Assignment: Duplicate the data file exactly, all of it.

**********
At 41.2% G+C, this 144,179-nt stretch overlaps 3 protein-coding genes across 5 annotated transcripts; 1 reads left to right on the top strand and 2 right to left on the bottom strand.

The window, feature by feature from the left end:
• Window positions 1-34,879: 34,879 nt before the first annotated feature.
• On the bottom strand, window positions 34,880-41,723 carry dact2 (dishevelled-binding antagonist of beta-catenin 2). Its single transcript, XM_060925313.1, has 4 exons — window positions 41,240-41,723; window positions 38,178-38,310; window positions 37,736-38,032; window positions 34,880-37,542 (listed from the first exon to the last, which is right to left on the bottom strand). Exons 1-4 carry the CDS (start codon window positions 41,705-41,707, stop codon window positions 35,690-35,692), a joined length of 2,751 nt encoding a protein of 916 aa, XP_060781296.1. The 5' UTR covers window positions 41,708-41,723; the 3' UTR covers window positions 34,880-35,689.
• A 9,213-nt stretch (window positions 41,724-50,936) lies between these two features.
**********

At 41.2% G+C, this 144,179-nt stretch overlaps 3 protein-coding genes across 5 annotated transcripts; 1 reads left to right on the top strand and 2 right to left on the bottom strand.

The window, feature by feature from the left end:
• Window positions 1-34,879: 34,879 nt before the first annotated feature.
• On the bottom strand, window positions 34,880-41,723 carry dact2 (dishevelled-binding antagonist of beta-catenin 2). Its single transcript, XM_060925313.1, has 4 exons — window positions 41,240-41,723; window positions 38,178-38,310; window positions 37,736-38,032; window positions 34,880-37,542 (listed from the first exon to the last, which is right to left on the bottom strand). Exons 1-4 carry the CDS (start codon window positions 41,705-41,707, stop codon window positions 35,690-35,692), a joined length of 2,751 nt encoding a protein of 916 aa, XP_060781296.1. The 5' UTR covers window positions 41,708-41,723; the 3' UTR covers window positions 34,880-35,689.
• A 9,213-nt stretch (window positions 41,724-50,936) lies between these two features.